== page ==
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    ABSTRACT: ANG II type 2 receptors (AT(2)R) elicit cardioprotective effects in part by stimulating the release of kinins; however, the mechanism(s) responsible have not been fully explored. We demonstrated previously that overexpression of AT(2)R increased expression of prolylcarboxypeptidase (PRCP; a plasma prekallikrein activator) and release of bradykinin by mouse coronary artery endothelial cells (ECs). In the present study we hypothesized that the AT(2)R-stimulated increase in PRCP is mediated by the tyrosine phosphatase SHP-1, which in turn activates the PRCP-dependent prekallikrein-kallikrein pathway and releases bradykinin. We found that activation of AT(2)R using the specific agonist CGP42112A increased SHP-1 activity in ECs, which was blocked by the AT(2)R antagonist PD123319. Activation of AT(2)R also enhanced conversion of plasma prekallikrein to kallikrein, and this effect was blunted by a small interfering RNA (siRNA) to SHP-1 and abolished by the tyrosine phosphatase inhibitor sodium orthovanadate. Treating cells with a siRNA to PRCP also blunted AT(2)R-stimulated prekallikrein activation and bradykinin release. Furthermore, blocking plasma kallikrein with soybean trypsin inhibitor (SBTI) abolished AT(2)R-stimulated bradykinin release. These findings support our hypothesis that stimulation of AT(2)R activates a PRCP-dependent plasma prekallikrein pathway, releasing bradykinin. Activation of SHP-1 may also play an important role in AT(2)R-induced PRCP activation.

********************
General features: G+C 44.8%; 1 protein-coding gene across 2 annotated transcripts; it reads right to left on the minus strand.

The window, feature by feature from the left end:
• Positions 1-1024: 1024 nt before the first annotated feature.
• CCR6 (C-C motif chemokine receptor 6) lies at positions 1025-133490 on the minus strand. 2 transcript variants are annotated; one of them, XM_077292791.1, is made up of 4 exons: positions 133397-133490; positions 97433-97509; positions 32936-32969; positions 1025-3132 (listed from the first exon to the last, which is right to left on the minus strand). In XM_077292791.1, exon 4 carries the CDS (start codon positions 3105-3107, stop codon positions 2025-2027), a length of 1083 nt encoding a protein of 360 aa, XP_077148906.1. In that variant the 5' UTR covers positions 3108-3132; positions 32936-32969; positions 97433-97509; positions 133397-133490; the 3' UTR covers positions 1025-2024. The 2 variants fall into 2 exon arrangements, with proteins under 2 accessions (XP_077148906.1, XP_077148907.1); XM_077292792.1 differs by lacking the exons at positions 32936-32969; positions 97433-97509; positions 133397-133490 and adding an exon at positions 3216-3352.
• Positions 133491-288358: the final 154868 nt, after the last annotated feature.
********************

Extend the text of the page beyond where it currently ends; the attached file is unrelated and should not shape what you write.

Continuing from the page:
AJP Heart and Circulatory Physiology 04/2012; 302(12):H2553-9. DOI:10.1152/ajpheart.01157.2011